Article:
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Strategy Analytics found that Apple shipped about 17.7 million phones for the fourth quarter

A new report from Strategy Analytics shows that Apple was the No. 1 phone vendor in the U.S. for Q4 2012.

According to the report, which was conducted by Strategy Analytics' Wireless Device Strategies service, Apple became the No. 1 mobile phone vendor for the first time in the fourth quarter of 2012. It grabbed about 34 percent of the market in that three-month period.

Strategy Analytics found that Apple shipped about 17.7 million phones for the fourth quarter, which was a healthy increase from 12.8 million shipped and 25 percent of the market share in Q4 2011.


The report noted that Samsung, the hardware maker for many popular Android smartphones, was nipping at Apple's heels with 16.8 million mobile phone shipments in the fourth quarter, giving it 32 percent of the market share. This was a nice 5 percent jump for Samsung from Q4 2011.

LG landed in third place with about 4.7 million phone shipments and 9 percent of the market share in Q4.

Mobile phone shipments overall grew 4 percent for the quarter compared to Q4 2011, jumping from 50.2 million to 52 million in the U.S.

Source: Strategy Analytics



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RE: All things considered, not impressive.
By tayb on 2/1/2013 6:48:05 PM , Rating: 5
Oh come on. Samsung has a huge selection of phones available on all of the major carriers in the US at every price point. It's impressive that a company that is allergic to choice selling a phone that hasn't been redesigned in 2+ years (longer is not a new design) managed to outsell all of these phones combined. You haters are no better than the fanboys.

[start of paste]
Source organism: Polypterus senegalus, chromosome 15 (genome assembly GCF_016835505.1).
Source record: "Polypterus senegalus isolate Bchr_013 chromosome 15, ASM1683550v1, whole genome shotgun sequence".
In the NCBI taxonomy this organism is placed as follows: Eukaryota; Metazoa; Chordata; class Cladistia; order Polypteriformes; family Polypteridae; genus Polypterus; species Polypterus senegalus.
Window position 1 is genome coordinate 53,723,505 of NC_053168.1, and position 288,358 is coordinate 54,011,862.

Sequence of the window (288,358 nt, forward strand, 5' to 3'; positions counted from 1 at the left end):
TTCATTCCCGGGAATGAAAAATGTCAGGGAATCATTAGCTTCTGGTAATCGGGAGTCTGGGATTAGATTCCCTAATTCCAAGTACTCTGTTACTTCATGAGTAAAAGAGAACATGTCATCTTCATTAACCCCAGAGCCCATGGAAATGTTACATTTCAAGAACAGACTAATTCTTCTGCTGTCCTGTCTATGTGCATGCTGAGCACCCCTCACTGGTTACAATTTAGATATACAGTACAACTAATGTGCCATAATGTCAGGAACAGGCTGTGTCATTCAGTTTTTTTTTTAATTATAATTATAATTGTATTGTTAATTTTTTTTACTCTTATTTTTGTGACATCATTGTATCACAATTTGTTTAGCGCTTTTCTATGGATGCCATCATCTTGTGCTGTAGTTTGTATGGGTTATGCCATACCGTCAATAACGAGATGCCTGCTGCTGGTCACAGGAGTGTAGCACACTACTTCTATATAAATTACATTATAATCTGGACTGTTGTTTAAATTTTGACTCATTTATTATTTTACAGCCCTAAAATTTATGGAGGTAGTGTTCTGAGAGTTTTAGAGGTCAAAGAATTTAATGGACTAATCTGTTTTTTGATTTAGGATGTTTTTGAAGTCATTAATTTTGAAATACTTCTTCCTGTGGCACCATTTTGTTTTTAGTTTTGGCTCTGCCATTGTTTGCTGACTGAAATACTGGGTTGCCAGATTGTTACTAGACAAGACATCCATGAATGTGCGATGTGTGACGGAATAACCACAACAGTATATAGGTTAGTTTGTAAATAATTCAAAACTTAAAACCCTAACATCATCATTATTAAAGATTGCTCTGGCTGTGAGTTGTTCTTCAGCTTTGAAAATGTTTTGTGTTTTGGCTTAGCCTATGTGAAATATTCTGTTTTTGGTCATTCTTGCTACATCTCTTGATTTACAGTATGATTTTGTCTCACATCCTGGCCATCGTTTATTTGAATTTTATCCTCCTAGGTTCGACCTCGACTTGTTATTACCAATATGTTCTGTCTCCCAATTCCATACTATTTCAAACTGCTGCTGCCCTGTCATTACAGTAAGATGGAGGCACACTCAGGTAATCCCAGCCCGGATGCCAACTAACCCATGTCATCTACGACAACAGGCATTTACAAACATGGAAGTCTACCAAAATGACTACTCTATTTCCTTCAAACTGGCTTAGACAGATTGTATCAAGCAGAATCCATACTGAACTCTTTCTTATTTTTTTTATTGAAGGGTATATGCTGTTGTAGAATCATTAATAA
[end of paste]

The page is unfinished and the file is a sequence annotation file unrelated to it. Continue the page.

Verizon:
ATIV Odyssey - $50
Galaxy Stratosphere II - $30
Galaxy Note II - $300
Galaxy S III - $200
Galaxy Stellar - $0

AT&T:
Captivate Glide - $0.01
Rugy Smart - $0.01
Galaxy Exhilarate - $0.01
Galaxy S II Skyrocket - $1
Focus S - $1
Focus 2 - $1
Captivate Glide - $1
Galaxy Express - $100
Galaxy Rugy Pro - $100
Galaxy S III - $200
Galaxy Note - $200
Galaxy Note II - $300


RE: All things considered, not impressive.
By xti on 2/3/2013 12:31:29 AM , Rating: 1
I have never understood the argument that Apple HAS to make an entry level phone, a mid, and high end. Car companies do it all the time, but im struggling to find a better example - nevertheless it might not be what they are interested in.

It technically was redesigned and included LTE, antiantennaegate, etc.


By RufusM on 2/4/2013 9:43:36 AM , Rating: 2
I wonder how many of those iPhones were iPhone 5, 4S and 4's. Is the market mainly getting the top iPhone (5) or are they going for the more budget iPhones (4S and 4)?


By tayb on 2/4/2013 11:02:46 AM , Rating: 2
The entry level phones from Apple are the previous iPhones. The 4 is free (or a penny), the 4S is $99, and the 5 is $200. What Apple doesn't do is release a NEW entry level and mid-tier phone on a scheduled basis.

I bet the free iPhone 4 played a large role in those numbers.


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